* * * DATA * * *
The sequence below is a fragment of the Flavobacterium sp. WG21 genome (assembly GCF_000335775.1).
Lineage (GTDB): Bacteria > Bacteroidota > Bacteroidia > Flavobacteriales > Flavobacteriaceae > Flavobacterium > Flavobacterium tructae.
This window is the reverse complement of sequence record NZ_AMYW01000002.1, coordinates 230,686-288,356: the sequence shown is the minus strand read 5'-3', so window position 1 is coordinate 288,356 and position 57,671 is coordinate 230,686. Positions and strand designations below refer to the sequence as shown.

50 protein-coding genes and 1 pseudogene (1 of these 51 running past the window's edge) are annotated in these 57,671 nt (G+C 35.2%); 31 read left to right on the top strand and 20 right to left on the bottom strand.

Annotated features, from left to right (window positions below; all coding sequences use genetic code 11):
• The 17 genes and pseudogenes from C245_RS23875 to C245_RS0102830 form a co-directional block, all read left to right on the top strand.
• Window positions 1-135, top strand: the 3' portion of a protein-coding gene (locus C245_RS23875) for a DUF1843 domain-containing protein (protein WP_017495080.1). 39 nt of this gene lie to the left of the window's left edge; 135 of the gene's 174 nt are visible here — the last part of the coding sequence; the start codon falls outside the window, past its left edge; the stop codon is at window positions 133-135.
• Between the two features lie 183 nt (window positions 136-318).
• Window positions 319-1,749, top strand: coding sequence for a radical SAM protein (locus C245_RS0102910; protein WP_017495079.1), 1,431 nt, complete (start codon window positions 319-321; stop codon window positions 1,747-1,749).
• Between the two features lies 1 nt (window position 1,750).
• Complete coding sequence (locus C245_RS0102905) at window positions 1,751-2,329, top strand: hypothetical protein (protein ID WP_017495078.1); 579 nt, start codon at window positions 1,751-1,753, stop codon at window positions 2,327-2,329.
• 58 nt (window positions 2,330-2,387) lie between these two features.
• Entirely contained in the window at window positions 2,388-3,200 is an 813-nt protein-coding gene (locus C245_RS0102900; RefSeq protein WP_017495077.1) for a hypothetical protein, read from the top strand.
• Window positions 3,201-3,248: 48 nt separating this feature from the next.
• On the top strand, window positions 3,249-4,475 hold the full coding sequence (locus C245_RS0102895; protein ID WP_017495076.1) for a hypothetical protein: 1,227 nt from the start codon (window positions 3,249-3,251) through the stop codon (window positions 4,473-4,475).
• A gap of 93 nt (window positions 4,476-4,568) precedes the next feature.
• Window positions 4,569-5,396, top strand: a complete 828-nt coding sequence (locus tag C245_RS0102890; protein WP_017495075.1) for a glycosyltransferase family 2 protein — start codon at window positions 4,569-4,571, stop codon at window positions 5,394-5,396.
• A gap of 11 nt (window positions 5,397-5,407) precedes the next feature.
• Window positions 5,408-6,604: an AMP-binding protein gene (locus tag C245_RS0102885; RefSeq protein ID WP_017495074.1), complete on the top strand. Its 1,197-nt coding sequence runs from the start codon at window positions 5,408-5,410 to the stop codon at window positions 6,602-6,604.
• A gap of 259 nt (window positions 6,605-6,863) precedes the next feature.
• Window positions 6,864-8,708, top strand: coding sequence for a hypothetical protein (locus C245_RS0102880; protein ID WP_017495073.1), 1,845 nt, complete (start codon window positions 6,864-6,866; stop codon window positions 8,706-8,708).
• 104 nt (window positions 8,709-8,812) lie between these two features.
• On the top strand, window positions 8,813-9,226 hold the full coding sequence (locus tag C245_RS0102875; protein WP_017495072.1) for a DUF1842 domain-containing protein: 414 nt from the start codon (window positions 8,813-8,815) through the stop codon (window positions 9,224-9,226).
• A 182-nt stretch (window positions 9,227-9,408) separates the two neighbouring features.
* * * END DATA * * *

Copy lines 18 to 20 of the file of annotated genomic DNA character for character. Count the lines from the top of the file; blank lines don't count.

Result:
• A gap of 11 nt (window positions 5,397-5,407) precedes the next feature.
• Window positions 5,408-6,604: an AMP-binding protein gene (locus tag C245_RS0102885; RefSeq protein ID WP_017495074.1), complete on the top strand. Its 1,197-nt coding sequence runs from the start codon at window positions 5,408-5,410 to the stop codon at window positions 6,602-6,604.
• A gap of 259 nt (window positions 6,605-6,863) precedes the next feature.